When it comes to animal health, one of the topics that is on the minds of those involved, especially leaders in the pork industry, is African Swine Fever (ASF).
As part of Farmfest, a forum was held Aug. 7 in the afternoon featuring a number of Minnesota experts from the industry and from health, as well as economic, entities who all helped to put the issue of ASF into perspective.
The message from one expert to the next was the same.
This is a disease that would have a devastating impact on the pork industry in the United States, as well as the entire ag economy. That means all efforts must be utilized to ensure this disease does not find its way into North America.
Yes, said David Preisler, Minnesota Pork Board executive director, that could be expensive, but the alternative is much worse.
Preisler referenced a study by an Iowa State University economist who took a look at what could happen in terms of economics if African Swine Fever would hit the U.S.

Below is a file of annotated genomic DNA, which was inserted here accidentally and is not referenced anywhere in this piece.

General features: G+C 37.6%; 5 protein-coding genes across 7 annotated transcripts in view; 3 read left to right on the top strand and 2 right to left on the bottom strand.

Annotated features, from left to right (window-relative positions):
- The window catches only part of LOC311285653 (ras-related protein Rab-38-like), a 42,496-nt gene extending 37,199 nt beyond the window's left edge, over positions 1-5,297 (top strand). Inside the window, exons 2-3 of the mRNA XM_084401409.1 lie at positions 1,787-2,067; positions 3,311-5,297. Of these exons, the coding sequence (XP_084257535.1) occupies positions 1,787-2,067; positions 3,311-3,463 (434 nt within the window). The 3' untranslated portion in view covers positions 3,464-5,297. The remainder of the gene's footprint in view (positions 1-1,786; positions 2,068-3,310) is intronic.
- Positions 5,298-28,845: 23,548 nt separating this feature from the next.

According to Preisler in the model that the economist put together it would cost, at the pork producer level, approximately $8 billion in the first year. The impact would move down the chain, said Preisler, as those who are the suppliers to those producers would also feel it.
Without people raising hogs there would be an economic loss for corn producers in the area of $4 billion in that first year with the impact for the soybean industry in the $1.5 billion range.
Preisler reiterated the efforts to keep African Swine Fever come with a cost, but those costs pale in comparison to the impact that would happen if ASF would make it to the U.S.
In an earlier discussion related to the tariff issue between the United States and China, Rep. Collin Peterson added while China has announced that it will not be importing ag commodities that reduction is not fully related to the imposed tariffs put on by the U.S. administration.
China, which has had an outbreak in ASF, has experienced dramatic loss in pork production.
With no pigs to feed there is no reason for China to be buying commodities it otherwise might from U.S. producers, said Peterson.
Preisler said one key thing that the United States can do is increase the number of federal inspectors who are at the borders. Although focus is being placed currently on ASF, Preisler said the additional inspectors would also help to address other disease threats to the U.S.